The Shepherd Hotel demolition is at the forefront of a Jewish
effort to settle East Jerusalem that opponents charge could preclude
the formation of a Palestinian state with a capital in the holy
The demolition of an East Jerusalem hotel to make way for Jewish
homes in a predominantly Palestinian neighborhood has sparked
concerns from Europe to Egypt, which suggested a new intifada could
break out as a result.
The Shepherd Hotel project will bring only 20 Jewish homes to
Sheikh Jarrah, but it is at the forefront of a broader, intensely
controversial Jewish campaign to establish a foothold in Arab
neighborhoods circling the heart of Jerusalem.
Sheikh Jarrah shows intensifying battle for control of Jerusalem
Proponents see the efforts as a way to secure Jews' rightful
claims to the city as their "undivided and eternal capital."
Opponents, including much of the international community, say such
efforts will preclude the possibility of creating a Palestinian
state with a capital in East Jerusalem, thus rendering the two-
state solution null and void.
"If current trends are not stopped as a matter of urgency, the
prospect of east Jerusalem as the future capital of a Palestinian
state becomes increasingly unlikely and unworkable," wrote 25
consuls-general from European Union member states in Jerusalem in a
new confidential report obtained by the Independent. "This, in turn,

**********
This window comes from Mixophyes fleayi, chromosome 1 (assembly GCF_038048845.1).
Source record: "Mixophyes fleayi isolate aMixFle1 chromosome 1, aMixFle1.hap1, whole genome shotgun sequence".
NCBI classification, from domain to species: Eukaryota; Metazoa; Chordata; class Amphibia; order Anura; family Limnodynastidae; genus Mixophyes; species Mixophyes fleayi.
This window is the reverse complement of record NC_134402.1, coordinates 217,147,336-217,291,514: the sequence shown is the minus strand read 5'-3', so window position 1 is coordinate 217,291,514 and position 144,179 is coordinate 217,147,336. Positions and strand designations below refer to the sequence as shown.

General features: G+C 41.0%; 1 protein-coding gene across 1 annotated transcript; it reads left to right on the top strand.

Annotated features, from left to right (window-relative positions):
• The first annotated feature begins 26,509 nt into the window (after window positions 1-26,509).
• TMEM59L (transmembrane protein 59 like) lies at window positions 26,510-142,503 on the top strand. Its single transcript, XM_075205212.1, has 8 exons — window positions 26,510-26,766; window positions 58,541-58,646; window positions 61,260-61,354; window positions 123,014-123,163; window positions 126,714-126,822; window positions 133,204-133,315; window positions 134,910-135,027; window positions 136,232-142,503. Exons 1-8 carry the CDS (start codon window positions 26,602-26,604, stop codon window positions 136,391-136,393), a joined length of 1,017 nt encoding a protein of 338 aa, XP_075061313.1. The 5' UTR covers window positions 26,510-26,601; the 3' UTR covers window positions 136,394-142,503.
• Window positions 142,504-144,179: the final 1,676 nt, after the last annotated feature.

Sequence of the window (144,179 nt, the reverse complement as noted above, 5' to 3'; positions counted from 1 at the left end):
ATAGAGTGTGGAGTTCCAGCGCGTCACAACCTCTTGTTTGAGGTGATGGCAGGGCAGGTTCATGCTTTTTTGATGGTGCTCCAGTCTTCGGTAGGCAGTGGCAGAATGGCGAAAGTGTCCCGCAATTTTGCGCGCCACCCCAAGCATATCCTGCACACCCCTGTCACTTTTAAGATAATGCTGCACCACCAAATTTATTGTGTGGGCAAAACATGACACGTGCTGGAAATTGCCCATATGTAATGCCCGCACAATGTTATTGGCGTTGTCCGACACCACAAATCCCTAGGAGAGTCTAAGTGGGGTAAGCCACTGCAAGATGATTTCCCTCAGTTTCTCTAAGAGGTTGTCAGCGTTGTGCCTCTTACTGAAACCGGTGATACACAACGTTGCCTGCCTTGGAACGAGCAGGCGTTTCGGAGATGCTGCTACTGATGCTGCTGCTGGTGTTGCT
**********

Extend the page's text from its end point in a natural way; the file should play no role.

seriously endangers the chances of a sustainable peace on the basis
of two states, with Jerusalem as their future capital."
History of the Shepherd Hotel
The Shepherd Hotel was built in the 1930s for the mufti of
Jerusalem, Amin al-Husseini. According to a 2010 report by the US
National Archives (PDF), the mufti was a supporter of Adolf Hitler
who met the Nazi leader in 1941 and recruited Muslims for Hitler's
paramilitary, the SS. He never ended up living in the hotel.
After the 1967 war and its annexation of East Jerusalem, Israel
took possession of the hotel under its absentee property laws, which
apply to buildings whose owners are absent or considered members of
an enemy state. It then sold the property in 1985 to bingo magnate
Irving Moskowitz, a leader of the Jewish effort to establish a
greater foothold in East Jerusalem.
Mr. Moskowitz had originally sought to build 122 apartments on
the site, before finally getting approval for 20 apartments. The
Husseini family won a court order preventing changes to the
property, but that order expired the day before bulldozers moved
into Sheikh Jarrah early Sunday.
The Jerusalem District Court on Monday rejected a petition from
Husseini's descendants, claiming that the land was rightfully
"This is a sordid deal concocted by the Israeli government," said
Adnan Husseini, a member of the family and the Palestinian-
appointed governor of Jerusalem, according to Israel's Ynet news
outlet. "Our family is part of the Palestinian nation, and we
support a two-state solution for two peoples, also in Jerusalem....
Israel is making a mistake by destroying any chance to realize the
vision of peace and two states. Even though the court recognized the
deal, we won't allow it. …